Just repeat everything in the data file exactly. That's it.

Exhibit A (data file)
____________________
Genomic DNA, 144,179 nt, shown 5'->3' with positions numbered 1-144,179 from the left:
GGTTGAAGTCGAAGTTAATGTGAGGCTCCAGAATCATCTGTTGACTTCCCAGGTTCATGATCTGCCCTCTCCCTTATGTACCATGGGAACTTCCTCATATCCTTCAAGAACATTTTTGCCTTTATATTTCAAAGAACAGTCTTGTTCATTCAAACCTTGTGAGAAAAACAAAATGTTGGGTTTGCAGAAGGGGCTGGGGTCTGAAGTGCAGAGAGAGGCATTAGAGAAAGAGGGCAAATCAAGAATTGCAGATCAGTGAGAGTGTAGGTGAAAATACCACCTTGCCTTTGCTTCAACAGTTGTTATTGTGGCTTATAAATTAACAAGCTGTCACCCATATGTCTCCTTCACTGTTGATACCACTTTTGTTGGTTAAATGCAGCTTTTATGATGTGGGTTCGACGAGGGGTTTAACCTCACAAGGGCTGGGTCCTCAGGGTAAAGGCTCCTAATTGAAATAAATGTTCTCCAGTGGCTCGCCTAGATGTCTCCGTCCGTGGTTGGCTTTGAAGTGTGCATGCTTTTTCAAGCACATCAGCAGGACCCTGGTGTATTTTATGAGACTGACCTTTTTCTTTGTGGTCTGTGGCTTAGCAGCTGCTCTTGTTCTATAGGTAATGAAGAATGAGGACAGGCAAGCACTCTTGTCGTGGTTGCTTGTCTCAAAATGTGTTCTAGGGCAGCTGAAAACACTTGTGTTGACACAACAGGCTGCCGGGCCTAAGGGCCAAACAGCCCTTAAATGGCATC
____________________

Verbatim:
Genomic DNA, 144,179 nt, shown 5'->3' with positions numbered 1-144,179 from the left:
GGTTGAAGTCGAAGTTAATGTGAGGCTCCAGAATCATCTGTTGACTTCCCAGGTTCATGATCTGCCCTCTCCCTTATGTACCATGGGAACTTCCTCATATCCTTCAAGAACATTTTTGCCTTTATATTTCAAAGAACAGTCTTGTTCATTCAAACCTTGTGAGAAAAACAAAATGTTGGGTTTGCAGAAGGGGCTGGGGTCTGAAGTGCAGAGAGAGGCATTAGAGAAAGAGGGCAAATCAAGAATTGCAGATCAGTGAGAGTGTAGGTGAAAATACCACCTTGCCTTTGCTTCAACAGTTGTTATTGTGGCTTATAAATTAACAAGCTGTCACCCATATGTCTCCTTCACTGTTGATACCACTTTTGTTGGTTAAATGCAGCTTTTATGATGTGGGTTCGACGAGGGGTTTAACCTCACAAGGGCTGGGTCCTCAGGGTAAAGGCTCCTAATTGAAATAAATGTTCTCCAGTGGCTCGCCTAGATGTCTCCGTCCGTGGTTGGCTTTGAAGTGTGCATGCTTTTTCAAGCACATCAGCAGGACCCTGGTGTATTTTATGAGACTGACCTTTTTCTTTGTGGTCTGTGGCTTAGCAGCTGCTCTTGTTCTATAGGTAATGAAGAATGAGGACAGGCAAGCACTCTTGTCGTGGTTGCTTGTCTCAAAATGTGTTCTAGGGCAGCTGAAAACACTTGTGTTGACACAACAGGCTGCCGGGCCTAAGGGCCAAACAGCCCTTAAATGGCATC